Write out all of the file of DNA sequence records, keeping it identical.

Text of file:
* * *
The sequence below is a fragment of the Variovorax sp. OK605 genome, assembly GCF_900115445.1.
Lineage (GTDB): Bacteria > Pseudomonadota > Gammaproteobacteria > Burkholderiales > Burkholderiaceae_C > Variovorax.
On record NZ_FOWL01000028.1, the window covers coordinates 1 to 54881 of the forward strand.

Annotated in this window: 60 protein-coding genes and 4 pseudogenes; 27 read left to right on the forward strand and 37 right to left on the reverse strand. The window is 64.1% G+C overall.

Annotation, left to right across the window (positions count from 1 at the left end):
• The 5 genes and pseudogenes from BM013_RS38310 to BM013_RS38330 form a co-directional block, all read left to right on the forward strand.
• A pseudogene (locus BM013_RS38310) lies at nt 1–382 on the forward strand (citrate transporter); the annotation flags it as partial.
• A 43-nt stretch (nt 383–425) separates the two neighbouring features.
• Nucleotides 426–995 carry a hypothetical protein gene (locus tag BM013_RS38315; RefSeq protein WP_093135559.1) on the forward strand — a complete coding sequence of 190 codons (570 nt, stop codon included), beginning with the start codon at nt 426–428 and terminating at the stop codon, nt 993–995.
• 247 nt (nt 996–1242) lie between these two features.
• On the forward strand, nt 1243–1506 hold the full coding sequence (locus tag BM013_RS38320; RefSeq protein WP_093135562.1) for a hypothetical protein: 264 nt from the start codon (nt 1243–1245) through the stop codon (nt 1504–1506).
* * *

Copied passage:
The sequence below is a fragment of the Variovorax sp. OK605 genome, assembly GCF_900115445.1.
Lineage (GTDB): Bacteria > Pseudomonadota > Gammaproteobacteria > Burkholderiales > Burkholderiaceae_C > Variovorax.
On record NZ_FOWL01000028.1, the window covers coordinates 1 to 54881 of the forward strand.

Annotated in this window: 60 protein-coding genes and 4 pseudogenes; 27 read left to right on the forward strand and 37 right to left on the reverse strand. The window is 64.1% G+C overall.

Annotation, left to right across the window (positions count from 1 at the left end):
• The 5 genes and pseudogenes from BM013_RS38310 to BM013_RS38330 form a co-directional block, all read left to right on the forward strand.
• A pseudogene (locus BM013_RS38310) lies at nt 1–382 on the forward strand (citrate transporter); the annotation flags it as partial.
• A 43-nt stretch (nt 383–425) separates the two neighbouring features.
• Nucleotides 426–995 carry a hypothetical protein gene (locus tag BM013_RS38315; RefSeq protein WP_093135559.1) on the forward strand — a complete coding sequence of 190 codons (570 nt, stop codon included), beginning with the start codon at nt 426–428 and terminating at the stop codon, nt 993–995.
• 247 nt (nt 996–1242) lie between these two features.
• On the forward strand, nt 1243–1506 hold the full coding sequence (locus tag BM013_RS38320; RefSeq protein WP_093135562.1) for a hypothetical protein: 264 nt from the start codon (nt 1243–1245) through the stop codon (nt 1504–1506).